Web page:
The same prin­ci­ple will ex­tend to the mass, di­men­sion and load­ing of freight ve­hi­cles, with all par­ties to be re­spon­si­ble for en­sur­ing the freight and its trans­port­ing ve­hi­cle are within weight lim­its, as well at the ob­ser­vance of proper pack­ing meth­ods.

Un­der re­cent changes to the laws, the sum of all axle groups on such a truck must not ex­ceed the new 46.5 tonne limit, with a trailer tri-axle group lim­ited to 20t, a tan­dem drive axle group to 16.5t and a twin­steer axle group lim­ited to 11t when fit­ted with a load-shar­ing sus­pen­sion sys­tem.

The to­tal axle mass of a tag trailer and dog and pig trail­ers must also not ex­ceed that of the ve­hi­cle tow­ing it.

In ad­di­tion to this, the NHVR will re­quire all re-use­able freight con­tain­ers to have a Con­tainer Weight Dec­la­ra­tion (CWD) be­fore be­ing trans­ported on pub­lic roads when the new laws kick in – with penal­ties if the CWD is false or other­wise in­ac­cu­rate.

While there is no spe­cific form for a CWD, it must in­clude in­for­ma­tion such as the weight of the con­tainer in­clud­ing its con­tents, a con­tainer num­ber, the ad­dress of the en­tity re­spon­si­ble for the con­tainer and the date of dec­la­ra­tion. It must also be able to be pro­duced in its en­tirety to an au­tho­rised of­fi­cer when re­quested – whether that is on­line or in a writ­ten doc­u­ment.


The sec­tion of the HVNL which deals with speed­ing was un­changed in the most

re­cent amend­ments – with the leg­is­la­tion al­ready pre­scrib­ing du­ties to heavy ve­hi­cle driv­ers, sched­ulers, load­ing man­agers and con­sign­ers/con­signees.

That re­spon­si­bil­ity is to en­sure that their ac­tiv­i­ties do not en­cour­age or other­wise cause a driver to ex­ceed the speed limit – im­pos­ing a li­a­bil­ity on the peo­ple who may be re­spon­si­ble for any­thing that en­cour­ages them to do so. This can in­clude ask­ing a driver to de­liver a ship­ment within a time­frame that re­quires them to speed, or a lack of or­gan­i­sa­tion lead­ing to un­planned de­lays in pick­ing up or load­ing the goods to be shipped.

To help en­sure that this is not the case in your busi­ness, you may wish to re­view your con­tracts and other agree­ments with the groups in your sup­ply chain to make sure that they con­tain no in­cen­tives for speed­ing.

These may in­clude un­rea­son­able de­liv­ery sched­ules, key per­for­mance in­di­ca­tors which could re­sult in the con­tract be­ing ter­mi­nated if not met or liq­ui­dated dam­ages that ap­ply in the event of freight be­ing delivered late.


Like the speed laws, the HVNL sec­tions re­lat­ing to fa­tigue man­age­ment were un­changed in the most re­cent amend­ments – pre­scrib­ing a duty on em­ploy­ers and prime con­trac­tors, sched­ulers, load­ing man­agers, con­signors and con­signees to en­sure they do noth­ing to en­cour­age a driver to work while fa­tigued. But a Queens­land-spe­cific amend­ment passed by that state’s par­lia­ment in June could re­duce bur­dens for both de­fen­dants and the prose­cut­ing au­thor­ity in fa­tigue cases.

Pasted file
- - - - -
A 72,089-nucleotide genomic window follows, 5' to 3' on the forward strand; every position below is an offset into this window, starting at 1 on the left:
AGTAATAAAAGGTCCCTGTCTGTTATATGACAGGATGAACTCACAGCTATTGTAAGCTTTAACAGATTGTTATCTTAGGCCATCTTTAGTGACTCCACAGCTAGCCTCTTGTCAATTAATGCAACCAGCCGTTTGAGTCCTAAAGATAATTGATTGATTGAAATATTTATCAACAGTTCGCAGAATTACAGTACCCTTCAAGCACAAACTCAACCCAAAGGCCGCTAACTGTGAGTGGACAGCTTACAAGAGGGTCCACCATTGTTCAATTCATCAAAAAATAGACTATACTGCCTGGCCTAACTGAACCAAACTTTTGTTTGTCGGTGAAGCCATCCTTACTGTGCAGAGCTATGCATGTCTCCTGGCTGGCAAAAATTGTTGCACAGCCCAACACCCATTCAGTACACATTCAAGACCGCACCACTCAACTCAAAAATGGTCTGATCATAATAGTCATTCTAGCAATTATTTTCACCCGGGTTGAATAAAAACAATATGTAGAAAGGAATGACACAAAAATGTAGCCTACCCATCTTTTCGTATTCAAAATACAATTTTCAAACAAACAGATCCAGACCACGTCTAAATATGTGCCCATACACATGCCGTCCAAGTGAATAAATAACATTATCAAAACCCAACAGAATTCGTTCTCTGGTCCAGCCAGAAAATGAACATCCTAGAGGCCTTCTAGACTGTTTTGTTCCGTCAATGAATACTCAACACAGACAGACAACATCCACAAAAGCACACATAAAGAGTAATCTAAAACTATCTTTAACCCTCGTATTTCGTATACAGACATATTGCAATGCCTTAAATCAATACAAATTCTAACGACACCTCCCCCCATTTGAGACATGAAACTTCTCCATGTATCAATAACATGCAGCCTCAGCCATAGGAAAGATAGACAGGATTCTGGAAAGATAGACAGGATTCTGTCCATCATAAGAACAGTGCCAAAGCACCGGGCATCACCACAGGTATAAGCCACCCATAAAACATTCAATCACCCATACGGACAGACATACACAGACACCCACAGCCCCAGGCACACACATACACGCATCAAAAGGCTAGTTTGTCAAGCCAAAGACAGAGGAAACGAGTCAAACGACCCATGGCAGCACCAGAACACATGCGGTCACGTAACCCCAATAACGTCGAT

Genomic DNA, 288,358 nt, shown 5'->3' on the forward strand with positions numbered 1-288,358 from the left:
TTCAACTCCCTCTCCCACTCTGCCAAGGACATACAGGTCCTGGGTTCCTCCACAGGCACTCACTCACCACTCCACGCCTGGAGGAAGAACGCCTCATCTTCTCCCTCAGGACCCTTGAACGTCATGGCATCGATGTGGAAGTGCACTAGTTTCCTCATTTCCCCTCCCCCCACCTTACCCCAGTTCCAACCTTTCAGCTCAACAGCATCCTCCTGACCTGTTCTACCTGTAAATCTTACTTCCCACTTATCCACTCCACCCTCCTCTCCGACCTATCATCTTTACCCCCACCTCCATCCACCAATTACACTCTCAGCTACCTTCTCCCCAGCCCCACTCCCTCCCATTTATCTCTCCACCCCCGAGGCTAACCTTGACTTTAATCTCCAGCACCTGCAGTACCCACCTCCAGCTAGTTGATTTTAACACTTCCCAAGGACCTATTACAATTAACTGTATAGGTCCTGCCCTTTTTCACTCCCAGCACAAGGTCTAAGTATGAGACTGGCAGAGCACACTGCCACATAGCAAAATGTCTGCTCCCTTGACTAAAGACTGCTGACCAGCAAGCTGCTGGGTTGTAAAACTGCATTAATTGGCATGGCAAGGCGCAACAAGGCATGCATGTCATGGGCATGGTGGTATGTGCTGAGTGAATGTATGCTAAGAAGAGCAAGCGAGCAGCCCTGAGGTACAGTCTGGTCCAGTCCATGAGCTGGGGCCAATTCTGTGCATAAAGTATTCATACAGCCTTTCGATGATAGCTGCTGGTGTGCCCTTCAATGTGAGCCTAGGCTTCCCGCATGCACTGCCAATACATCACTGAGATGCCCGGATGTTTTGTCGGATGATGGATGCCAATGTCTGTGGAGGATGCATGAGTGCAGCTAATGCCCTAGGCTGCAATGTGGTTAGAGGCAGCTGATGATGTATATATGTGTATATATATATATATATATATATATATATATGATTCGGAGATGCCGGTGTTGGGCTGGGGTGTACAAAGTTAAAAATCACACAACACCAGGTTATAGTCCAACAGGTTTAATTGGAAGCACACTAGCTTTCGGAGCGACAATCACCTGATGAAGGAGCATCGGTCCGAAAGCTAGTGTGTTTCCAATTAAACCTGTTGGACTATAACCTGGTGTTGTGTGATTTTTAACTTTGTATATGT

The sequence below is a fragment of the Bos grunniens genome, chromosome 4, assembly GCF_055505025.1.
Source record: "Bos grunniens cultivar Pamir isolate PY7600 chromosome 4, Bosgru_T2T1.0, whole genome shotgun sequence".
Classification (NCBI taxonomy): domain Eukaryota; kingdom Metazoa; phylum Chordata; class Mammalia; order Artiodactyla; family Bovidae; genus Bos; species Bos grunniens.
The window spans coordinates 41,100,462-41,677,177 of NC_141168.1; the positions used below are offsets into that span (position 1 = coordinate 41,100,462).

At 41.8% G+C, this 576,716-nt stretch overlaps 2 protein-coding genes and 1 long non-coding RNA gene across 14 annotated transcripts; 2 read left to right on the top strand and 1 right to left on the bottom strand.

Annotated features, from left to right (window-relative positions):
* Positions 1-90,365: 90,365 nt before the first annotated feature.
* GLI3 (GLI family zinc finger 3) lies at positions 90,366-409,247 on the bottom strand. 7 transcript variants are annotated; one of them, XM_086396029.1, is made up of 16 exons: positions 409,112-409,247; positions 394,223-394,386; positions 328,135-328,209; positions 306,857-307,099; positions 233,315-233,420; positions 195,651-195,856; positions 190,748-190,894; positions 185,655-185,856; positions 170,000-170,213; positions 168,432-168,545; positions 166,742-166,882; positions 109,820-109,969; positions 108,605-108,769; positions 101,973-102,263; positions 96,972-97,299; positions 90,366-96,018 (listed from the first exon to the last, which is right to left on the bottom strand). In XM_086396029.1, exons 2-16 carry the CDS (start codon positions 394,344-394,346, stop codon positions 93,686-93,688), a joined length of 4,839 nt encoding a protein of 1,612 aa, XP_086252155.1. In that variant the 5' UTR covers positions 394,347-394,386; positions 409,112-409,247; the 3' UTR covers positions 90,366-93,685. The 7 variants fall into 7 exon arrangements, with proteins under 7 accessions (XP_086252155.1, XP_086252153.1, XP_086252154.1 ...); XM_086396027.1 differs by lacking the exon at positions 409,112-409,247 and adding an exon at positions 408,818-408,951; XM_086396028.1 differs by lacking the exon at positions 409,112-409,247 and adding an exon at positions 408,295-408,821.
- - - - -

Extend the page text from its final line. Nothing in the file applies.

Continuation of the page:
A re­port from the Queens­land Par­lia­ment’s Trans­port and Pub­lic Works Com­mit­tee says that pre­vi­ously, if a per­son had com­mit­ted mul­ti­ple fa­tigue-re­lated of­fences in dif­fer­ent court dis­tricts, the de­fen­dant must ap­pear in court pro­ceed­ings in each of the rel­e­vant dis­tricts.

“This is­sue is dis­tinct to fa­tigue of­fences be­cause the of­fences are con­tin­u­ing of­fences with each sin­gle jour­ney po­ten­tially giv­ing rise to mul­ti­ple of­fences, which may be com­mit­ted in dif­fer­ent court ju­ris­dic­tions,” the re­port says.

Al­low­ing mul­ti­ple of­fences to be held in a sin­gle Mag­is­trates Court will re­duce un­nec­es­sary bur­dens as well as giv­ing the state a sim­i­lar ap­proach to other ju­ris­dic­tions, where courts have a greater dis­cre­tion to de­ter­mine the lo­ca­tion of pro­ceed­ings.


ATN will look into the ways com­pa­nies can de­velop poli­cies, con­tracts and ex­ec­u­tive re­port­ing sys­tems to help pre­vent a breach of the law in our Septem­ber edi­tion, and will dis­cuss ways of man­ag­ing the chain of re­spon­si­bil­ity, as well as changes to rel­e­vant in­dus­try codes, in Oc­to­ber.

Fur­ther in­for­ma­tion about the obli­ga­tions of var­i­ous sup­ply chain mem­bers and a timetable of fu­ture in­dus­try in­for­ma­tion ses­sions to take place across Aus­tralia is avail­able from the NHVR web­site.

Above: NHVR chief ex­ec­u­tive Sal Petroc­cittoOp­po­site: Con­tain­ers must have a Con­tainer Weight Dec­la­ra­tion (CWD) be­fore be­ing trans­ported on pub­lic roads